Friday, September 16, 2022

Controlling The Books

In Publishing News this week…


As a teacher by trade, I have a special interest in encouraging children to read. Reading widens their horizons and can unlock the most amazing movies in your head. Reading can be a safe way of exploring a different world environment from your own, an escape, a comfort, and a learning opportunity. I have been watching the book banning in school libraries in the US with concern. My heart goes out to teachers trying to do the best for their students. This latest attack on teachers fills me with despair. Banning children’s books is a slippery slope to banning education for some children and then you become just like… ( Pick your repressive regime.) 


Brandon Sanderson went back on Kickstarter yesterday. He was only looking for $50,000 to fund figurines. Of course, he blew by that figure in the first hour or so. Brandon explains what he has learned about Kickstarter from earlier in the year and how he will be using it in the future. 

Kris Rusch also talks about Kickstarter and how you can structure it for your own author career. She has a free course for authors if you want to learn more about it.


Spotify announced that they are beginning audiobook trials and have some exciting things lined up. Audio streaming is going to be shaking up the audiobook world. I think we may be at the tipping point from nice to have new format to necessary to have new format. 


Big Bad Wolf has entered Africa. This is the first time they have moved to another continent. Mark Williams talks about their potential impact. They are only bringing 500,000 books for 12 days. (That’s books in the English language- ‘rescued’ from being pulped by publishers who won’t be paying a royalty to the author for ‘destroyed’ books.) So if there is such a demand for these books how come they don’t get sold in these regions in the first place?


Mark has been looking at the ongoing mess, now in its second month, that is the distribution arm of the UK’s biggest chain bookstore, Waterstones. Waterstones is trying to climb out of the pit by asking publishers for help. Their plea to publishers to send books to individual stores has not gone down well. That’s 300 stores x post and packing and inventory etc. Smaller publishers are going to the wall over this.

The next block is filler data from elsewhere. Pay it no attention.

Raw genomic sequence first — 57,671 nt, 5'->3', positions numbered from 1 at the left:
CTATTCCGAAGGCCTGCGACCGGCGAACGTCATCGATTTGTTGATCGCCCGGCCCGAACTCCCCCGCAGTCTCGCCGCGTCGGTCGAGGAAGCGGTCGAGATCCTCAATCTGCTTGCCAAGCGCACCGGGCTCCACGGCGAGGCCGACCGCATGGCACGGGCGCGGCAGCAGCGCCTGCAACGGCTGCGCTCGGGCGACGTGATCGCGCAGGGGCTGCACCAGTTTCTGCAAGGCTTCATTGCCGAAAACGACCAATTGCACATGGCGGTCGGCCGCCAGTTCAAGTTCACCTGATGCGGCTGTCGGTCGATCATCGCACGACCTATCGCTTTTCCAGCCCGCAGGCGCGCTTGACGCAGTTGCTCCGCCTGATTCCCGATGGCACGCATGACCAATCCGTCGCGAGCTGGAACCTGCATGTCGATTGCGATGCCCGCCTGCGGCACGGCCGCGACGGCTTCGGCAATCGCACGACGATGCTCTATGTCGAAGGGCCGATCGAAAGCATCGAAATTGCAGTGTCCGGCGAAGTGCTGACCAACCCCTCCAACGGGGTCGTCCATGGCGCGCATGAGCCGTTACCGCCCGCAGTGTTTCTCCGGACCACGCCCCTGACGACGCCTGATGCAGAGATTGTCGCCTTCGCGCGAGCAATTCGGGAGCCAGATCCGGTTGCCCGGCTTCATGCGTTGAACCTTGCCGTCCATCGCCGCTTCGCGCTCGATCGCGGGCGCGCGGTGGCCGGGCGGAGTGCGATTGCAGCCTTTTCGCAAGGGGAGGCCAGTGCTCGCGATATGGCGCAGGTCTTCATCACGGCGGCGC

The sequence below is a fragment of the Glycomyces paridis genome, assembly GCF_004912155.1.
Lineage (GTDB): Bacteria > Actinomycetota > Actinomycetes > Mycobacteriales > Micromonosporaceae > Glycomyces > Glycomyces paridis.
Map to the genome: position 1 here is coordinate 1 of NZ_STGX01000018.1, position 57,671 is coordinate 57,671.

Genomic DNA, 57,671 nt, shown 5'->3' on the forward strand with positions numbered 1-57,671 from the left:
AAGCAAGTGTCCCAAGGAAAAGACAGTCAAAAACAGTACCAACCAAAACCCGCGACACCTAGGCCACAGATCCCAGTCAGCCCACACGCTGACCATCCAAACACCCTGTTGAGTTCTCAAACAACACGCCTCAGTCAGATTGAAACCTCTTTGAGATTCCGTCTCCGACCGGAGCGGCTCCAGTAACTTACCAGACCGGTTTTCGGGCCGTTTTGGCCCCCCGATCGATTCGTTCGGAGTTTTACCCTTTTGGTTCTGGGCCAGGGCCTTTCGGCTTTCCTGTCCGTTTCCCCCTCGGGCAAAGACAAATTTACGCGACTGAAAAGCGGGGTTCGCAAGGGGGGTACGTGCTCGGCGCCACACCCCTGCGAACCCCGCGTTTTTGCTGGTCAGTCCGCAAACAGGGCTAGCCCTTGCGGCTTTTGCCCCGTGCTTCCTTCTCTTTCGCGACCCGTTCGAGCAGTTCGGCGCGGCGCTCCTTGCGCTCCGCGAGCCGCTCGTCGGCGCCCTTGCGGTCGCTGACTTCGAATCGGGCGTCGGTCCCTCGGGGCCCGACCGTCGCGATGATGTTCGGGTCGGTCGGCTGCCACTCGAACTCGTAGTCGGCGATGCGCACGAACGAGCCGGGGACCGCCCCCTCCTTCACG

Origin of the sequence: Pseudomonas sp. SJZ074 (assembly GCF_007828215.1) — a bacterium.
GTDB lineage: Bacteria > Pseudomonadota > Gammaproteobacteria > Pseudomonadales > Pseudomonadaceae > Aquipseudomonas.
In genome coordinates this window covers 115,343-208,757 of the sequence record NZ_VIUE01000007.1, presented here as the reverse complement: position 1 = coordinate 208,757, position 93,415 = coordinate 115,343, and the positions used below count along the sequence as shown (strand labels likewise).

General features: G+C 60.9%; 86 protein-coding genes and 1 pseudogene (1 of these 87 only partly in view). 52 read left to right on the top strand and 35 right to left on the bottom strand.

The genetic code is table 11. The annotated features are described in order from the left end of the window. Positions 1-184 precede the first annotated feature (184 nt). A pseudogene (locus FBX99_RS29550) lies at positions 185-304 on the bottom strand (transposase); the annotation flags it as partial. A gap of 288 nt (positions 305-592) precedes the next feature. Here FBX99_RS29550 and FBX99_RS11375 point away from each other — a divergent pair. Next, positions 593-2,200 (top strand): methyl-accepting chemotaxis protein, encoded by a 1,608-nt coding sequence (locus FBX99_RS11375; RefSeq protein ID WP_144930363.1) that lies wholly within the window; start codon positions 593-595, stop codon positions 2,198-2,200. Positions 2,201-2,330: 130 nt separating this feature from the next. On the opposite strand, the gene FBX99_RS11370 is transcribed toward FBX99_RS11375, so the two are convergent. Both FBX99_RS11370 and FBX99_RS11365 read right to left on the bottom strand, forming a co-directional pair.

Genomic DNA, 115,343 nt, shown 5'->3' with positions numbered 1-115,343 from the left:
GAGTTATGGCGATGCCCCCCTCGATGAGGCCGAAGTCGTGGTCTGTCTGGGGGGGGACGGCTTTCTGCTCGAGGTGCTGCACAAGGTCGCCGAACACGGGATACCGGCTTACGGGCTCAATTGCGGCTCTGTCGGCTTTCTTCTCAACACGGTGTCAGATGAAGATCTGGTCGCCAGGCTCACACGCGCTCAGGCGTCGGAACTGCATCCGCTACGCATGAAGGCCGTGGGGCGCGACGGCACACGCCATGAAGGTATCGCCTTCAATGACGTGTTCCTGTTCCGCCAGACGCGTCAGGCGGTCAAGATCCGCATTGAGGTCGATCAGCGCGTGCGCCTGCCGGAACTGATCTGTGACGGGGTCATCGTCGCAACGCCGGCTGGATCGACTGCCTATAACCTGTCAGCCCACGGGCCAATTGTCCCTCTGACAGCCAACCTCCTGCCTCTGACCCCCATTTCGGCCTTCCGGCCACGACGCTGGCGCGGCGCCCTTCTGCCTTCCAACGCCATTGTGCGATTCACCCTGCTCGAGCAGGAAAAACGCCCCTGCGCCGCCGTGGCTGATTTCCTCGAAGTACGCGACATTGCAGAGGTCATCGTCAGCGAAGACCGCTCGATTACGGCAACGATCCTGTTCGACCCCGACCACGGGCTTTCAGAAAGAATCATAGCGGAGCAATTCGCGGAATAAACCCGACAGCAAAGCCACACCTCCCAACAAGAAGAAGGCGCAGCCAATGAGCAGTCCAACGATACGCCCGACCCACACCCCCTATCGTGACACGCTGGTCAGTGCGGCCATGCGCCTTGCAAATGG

Meanwhile, one children’s publisher in the UK is looking further afield. Nosy Crow have been around for 12 years but is about to invade the US. Publishing Perspectives has the details on how they will be shaking up children’s publishing.


The Alliance of Independent Authors has been talking about author overwhelm. They have a great article where many authors were asked how they deal with this very real problem in the writing community.


Suzanne DeFreitas has a guest post over on Jane Friedman’s blog on Writerly Grit and how it leads to publishing success. Writerly Grit does not mean ploughing on alone, in fact it’s the opposite. 


In The Craft Section,

Is deep POV always the best choice- Jami Gold- Bookmark

Do you know the central conflict of your story?- Becca Puglisi- Bookmark

400 story ideas from Scott Myers

10 important don’ts to think about- Lucy Hay

Understanding the 7 types of Archetypes- Now Novel Bookmark


In The Marketing Section,

How to email a press release- Sandra Beckwith

Back cover copy tips from Judith Briles- Bookmark

5 self-publishing mistakes writers make- Bang2Write

15 clever book promo ideas- Servicescape- Bookmark

How to choose best colours for graphics and branding- Infographic- Frances Caballo- Bookmark


To Finish,

There has always been a fascination with finding out how other writers write. Are you a Plotter or a Pantser? Is one better than the other? Do you kill creativity with plotting carefully? Recently Ada Plamer wrote an interesting article on on how the plotting pantsing divide has been greatly exaggerated. It’s not all in on one side or the other but something in the middle.

Once you figure out your process the books will be easier to write, won’t they?


Thanks for the kind words for last week's post -Number 700. Cake was eaten for breakfast as the news broke. R.I.P. Queenie. We will not see your like again.





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If you like the blog and want to shout me a coffee, hit the coffee button up top or here. I appreciate the virtual coffee love. Thanks.


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Thursday, September 8, 2022

Looking Back

This week in publishing news…

Publishers Weekly had a long form article asking is the publishing industry broken? Every few years there is a variation on this theme that has everyone looking deeply into their coffee cups and pronouncing the end of print, or reading, or too much entertainment competition. This article looks at the plight of young publishing professionals and the less than sympathetic reactions of their bosses. Something has got to change. Will it be publishing culture? With an overwhelming monocultural workforce and the increasing consolidation of publishing houses, there is a real worry that the breadth of views and discourse is being lost.